Since the EU-Turkey deal, upon which European countries accelerated the shut down of their borders, many refugees have become trapped in Greece, unable to continue their journeys as borders have tightened and unable to return home because of threats to their life. The Greek and European asylum system has not offered safe and legal pathway to seek asylum and instead, have slated thousands of people for deportation. We call on the EU to honor international law and allow all arrivants to Greece to seek asylum. The revocation of assistance and housing services in the already fragile political economic conditions of Greece, can and will exacerbate the humanitarian crisis of an already vulnerable population faced with militarized detention, an irregular legal system, limited access to justice, information, and resources.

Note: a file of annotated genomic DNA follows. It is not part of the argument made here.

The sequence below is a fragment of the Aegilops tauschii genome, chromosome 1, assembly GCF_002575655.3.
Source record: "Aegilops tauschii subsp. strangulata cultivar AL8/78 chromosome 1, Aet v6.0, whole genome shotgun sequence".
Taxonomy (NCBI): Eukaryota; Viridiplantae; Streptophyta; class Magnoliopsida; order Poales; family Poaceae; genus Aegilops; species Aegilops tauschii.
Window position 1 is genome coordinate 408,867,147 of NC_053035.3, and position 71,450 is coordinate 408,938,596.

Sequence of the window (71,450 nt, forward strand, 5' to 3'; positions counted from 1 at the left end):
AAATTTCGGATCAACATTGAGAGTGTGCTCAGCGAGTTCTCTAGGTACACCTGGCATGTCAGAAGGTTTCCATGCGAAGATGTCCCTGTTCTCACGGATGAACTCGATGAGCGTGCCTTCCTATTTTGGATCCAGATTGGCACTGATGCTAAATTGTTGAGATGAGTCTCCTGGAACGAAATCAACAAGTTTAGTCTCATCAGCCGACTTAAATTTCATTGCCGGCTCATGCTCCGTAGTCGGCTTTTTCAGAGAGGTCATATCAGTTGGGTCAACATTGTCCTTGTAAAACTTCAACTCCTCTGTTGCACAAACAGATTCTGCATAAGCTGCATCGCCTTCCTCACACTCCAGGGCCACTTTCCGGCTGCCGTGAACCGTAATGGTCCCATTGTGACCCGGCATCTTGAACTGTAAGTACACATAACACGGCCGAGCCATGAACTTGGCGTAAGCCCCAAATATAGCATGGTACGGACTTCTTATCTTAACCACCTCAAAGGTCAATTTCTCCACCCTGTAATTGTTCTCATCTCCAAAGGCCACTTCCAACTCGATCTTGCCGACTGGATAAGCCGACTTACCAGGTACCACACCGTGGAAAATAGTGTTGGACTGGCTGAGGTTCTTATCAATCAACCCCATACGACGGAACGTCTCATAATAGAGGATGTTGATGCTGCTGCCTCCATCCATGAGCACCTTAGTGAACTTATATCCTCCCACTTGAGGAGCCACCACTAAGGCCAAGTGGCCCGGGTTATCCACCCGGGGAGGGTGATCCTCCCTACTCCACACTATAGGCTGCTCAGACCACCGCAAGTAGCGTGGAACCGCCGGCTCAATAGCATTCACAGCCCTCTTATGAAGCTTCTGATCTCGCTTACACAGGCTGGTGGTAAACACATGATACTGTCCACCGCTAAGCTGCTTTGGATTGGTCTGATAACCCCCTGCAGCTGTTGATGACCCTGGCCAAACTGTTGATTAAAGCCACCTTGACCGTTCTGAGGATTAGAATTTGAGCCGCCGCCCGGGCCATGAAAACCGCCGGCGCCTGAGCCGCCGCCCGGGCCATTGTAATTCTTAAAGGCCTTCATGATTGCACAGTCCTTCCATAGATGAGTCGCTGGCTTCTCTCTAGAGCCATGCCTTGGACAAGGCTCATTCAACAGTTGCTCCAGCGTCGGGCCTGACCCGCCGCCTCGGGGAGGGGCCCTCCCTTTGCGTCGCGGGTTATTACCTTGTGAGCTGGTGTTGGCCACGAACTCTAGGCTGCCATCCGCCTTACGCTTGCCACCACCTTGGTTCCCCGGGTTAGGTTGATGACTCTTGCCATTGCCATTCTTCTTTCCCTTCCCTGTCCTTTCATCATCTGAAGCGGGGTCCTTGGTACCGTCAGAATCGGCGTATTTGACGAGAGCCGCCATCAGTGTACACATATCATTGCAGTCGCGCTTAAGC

We in the Palestinian Youth Movement (PYM), the Alliance of Middle Eastern Socialists and Southwest Asian & North Afrikan – Los Angeles (SWANA-LA), stand in solidarity with the growing Refugee Movement in Greece, who are self-organizing against the violences of the European Union and Greek state, the ineptitude of the International Non-Governmental Organization system and against vigilante violence by growing European right wing-ultra nationalist formations such as the Golden Dawn Party. As a collective of Palestinians and members of the Southwest Asian and North African (SWANA) Diaspora, working to advance justice and liberation in Palestine, we know all too well the struggle of exodus, forced displacement, and statelessness. For over seventy years, Palestinian refugees–who constitute what the United Nations recognizes as the longest refugee community–have perished in chronic conditions of camp life across the Arab region awaiting their return to their beloved homeland. For these reasons, we understand the pain, misery, needs, and aspirations of the growing global displaced community which as of 2017 totaled 64 million people and we affirm our solidarity with all displaced communities across the world and with the rising refugee movement in Greece.